What To Do When It Rains

Rain can bring a disillusionment of loneliness or dreariness. It is often accompanied by adjectives such as soaked, drenched, or damp. Such words connotate the opposite of “fun in the sun” or “fresh and dry”. The question is: who determines that rain is negative and sun is positive? Are they not equal partners in the same cycle?

Rain is also an association of emotions: gloom, doubt, sadness. But are not these emotions also equal partners in the same cycle of emotions such as: cheer, enthusiasm, and happiness? That brings us to what do we do when it rains: let it rain. What do we do when we are sad: be sad.

rain leaf

What is behind the curtain

One of my favorite thinkers, Carl Jung, wrote, “People will do anything, no matter how absurd, to avoid facing their own soul.” We spoke about this previously in the analogy of facing the barking dog: fear it and it will chase you; face it and it will tame. There are a number of benefits for fostering this curiosity of self:

  • Unlocks the mystery of where something came from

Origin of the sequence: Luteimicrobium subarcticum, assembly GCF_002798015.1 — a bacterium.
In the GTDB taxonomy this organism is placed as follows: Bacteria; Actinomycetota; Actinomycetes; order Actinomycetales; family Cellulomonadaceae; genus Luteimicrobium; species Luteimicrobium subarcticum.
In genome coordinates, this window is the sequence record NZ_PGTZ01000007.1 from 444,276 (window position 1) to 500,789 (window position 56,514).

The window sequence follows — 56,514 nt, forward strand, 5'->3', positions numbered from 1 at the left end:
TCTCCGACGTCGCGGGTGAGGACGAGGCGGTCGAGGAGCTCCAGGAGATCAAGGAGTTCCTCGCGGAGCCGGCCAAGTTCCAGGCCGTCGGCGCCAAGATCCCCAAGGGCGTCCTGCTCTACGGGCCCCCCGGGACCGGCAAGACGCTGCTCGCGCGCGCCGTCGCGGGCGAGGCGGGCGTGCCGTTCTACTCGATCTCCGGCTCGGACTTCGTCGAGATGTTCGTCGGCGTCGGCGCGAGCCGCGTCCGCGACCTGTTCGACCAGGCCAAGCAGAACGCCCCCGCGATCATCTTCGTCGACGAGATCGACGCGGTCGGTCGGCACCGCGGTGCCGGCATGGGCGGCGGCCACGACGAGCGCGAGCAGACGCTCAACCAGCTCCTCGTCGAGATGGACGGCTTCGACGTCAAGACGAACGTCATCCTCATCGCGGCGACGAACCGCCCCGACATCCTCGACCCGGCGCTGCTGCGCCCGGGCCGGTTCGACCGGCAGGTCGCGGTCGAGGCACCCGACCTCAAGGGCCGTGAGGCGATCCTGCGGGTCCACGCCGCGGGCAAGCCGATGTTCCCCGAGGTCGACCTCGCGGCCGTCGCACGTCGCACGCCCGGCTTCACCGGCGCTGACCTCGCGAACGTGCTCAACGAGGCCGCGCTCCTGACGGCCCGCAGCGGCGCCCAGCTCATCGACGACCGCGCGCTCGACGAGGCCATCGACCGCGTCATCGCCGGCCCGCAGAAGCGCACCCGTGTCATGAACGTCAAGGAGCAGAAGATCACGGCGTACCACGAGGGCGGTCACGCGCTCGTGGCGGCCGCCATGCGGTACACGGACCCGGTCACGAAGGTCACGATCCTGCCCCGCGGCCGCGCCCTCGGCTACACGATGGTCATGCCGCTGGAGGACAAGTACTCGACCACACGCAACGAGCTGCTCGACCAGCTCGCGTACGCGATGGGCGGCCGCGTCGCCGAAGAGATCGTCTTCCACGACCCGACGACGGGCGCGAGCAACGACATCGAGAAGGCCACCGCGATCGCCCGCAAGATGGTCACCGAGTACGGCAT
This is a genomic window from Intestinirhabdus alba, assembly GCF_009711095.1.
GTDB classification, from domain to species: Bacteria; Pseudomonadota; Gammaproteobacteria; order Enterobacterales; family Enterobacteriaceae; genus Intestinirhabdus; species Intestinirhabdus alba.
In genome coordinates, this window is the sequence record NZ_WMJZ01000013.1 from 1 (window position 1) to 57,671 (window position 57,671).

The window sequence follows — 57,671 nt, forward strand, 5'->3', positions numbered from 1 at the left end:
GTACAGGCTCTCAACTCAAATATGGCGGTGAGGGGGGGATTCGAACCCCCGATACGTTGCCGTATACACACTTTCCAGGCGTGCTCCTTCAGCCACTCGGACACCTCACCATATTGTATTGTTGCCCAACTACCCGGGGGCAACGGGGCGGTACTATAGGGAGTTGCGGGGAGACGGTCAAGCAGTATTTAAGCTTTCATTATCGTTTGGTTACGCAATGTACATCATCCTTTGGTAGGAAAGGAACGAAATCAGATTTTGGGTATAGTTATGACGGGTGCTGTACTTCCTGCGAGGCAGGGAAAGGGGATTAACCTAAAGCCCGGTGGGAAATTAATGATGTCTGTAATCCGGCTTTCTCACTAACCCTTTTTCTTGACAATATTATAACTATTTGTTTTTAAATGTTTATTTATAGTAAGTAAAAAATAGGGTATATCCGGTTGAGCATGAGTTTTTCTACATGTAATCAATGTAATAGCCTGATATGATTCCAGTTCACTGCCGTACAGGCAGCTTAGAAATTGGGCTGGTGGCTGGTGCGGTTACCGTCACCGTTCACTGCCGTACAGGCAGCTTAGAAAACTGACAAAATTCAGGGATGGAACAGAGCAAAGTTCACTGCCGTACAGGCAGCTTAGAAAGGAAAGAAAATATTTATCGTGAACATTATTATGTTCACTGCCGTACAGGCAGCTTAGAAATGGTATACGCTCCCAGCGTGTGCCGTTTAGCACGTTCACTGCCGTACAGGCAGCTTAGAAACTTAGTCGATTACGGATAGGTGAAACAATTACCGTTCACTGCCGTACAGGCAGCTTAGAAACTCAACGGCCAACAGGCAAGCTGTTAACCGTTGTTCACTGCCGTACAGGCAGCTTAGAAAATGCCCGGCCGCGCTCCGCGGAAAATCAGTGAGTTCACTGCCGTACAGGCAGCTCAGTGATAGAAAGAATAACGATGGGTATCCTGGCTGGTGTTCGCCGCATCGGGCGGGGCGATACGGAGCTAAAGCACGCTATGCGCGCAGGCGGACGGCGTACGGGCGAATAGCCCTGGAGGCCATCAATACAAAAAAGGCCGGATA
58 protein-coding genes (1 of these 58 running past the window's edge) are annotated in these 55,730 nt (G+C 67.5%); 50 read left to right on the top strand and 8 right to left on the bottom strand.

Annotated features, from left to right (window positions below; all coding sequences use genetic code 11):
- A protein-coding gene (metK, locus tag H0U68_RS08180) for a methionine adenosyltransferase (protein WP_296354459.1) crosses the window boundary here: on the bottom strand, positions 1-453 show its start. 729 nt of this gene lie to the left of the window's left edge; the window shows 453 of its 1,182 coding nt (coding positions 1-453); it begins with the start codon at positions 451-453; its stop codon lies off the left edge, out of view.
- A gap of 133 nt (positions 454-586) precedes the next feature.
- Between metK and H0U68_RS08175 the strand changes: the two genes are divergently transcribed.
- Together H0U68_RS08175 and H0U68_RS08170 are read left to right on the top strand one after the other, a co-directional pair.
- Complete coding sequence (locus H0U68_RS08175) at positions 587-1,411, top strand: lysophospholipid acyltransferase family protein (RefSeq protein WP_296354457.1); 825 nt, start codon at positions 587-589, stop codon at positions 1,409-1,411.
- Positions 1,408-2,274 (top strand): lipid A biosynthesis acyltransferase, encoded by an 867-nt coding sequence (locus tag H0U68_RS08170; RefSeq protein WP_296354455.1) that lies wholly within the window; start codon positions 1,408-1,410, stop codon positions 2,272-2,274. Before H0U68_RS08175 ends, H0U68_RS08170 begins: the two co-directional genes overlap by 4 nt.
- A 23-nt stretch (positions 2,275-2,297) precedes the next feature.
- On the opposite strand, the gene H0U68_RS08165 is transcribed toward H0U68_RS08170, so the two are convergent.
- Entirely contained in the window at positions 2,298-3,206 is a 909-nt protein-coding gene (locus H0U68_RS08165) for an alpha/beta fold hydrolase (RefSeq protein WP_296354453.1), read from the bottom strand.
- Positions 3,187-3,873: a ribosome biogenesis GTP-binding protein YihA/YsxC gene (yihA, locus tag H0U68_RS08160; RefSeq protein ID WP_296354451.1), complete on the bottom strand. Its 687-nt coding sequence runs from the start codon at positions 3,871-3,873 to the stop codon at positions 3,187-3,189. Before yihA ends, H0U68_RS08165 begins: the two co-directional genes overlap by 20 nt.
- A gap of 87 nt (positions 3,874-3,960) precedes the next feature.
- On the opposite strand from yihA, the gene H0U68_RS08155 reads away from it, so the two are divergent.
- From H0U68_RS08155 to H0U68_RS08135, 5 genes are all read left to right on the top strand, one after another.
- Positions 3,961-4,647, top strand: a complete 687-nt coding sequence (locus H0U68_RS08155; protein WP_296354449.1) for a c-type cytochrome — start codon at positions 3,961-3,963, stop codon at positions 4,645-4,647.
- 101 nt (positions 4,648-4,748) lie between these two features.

• Relinquishes anticipation of “what if”
  • Bolsters nonlinear thinking
  • Powers the muscle of curiosity
  • Reveals the newness in the seemingly ordinary

Dr. Noam Shpancer deals a lot about the benefits of facing that proverbial emotional dog in his Psychology Today article.

This goes beyond emotions

You’ll have time to ponder this in the journal prompts below, but what else can be avoided besides emotions? Dr. Laura Schenck touches upon this in the Mindfulness Muse, specifically in our efforts to control situations, versus allowing, we often reek havoc in ways that are often less desirable than our original anticipates outcomes.

We alluded previously to Cory Muscara’s “E” in his FACE acronym from his book STOP MISSING YOUR LIFE: E is to embrace. We get stuck in our heads, worrying about the louds noises of unpleasantness, often overlooking the value of life lessons being taught to us, or worse–opportunities being opened to us.

Be present. Be Curious. Embrace. This is how life is meant to be lived.

Prompts for journaling

Journaling doesn’t have to be complicated. It can be one line; it can be fifty lines. It can be full sentences; it can be fragments or bullets. The idea is to hold up the magnifying glass on your life, explore it, and uncover its secrets.

Here are a couple of questions to get your introspection flowing:

  • This week, what have I tried to avoid thinking about?
  • What emotion(s) am I feeling right now?
  • What are the seeds of the emotions I’m feeling right now?
  • How can I sit with what I’m feeling?

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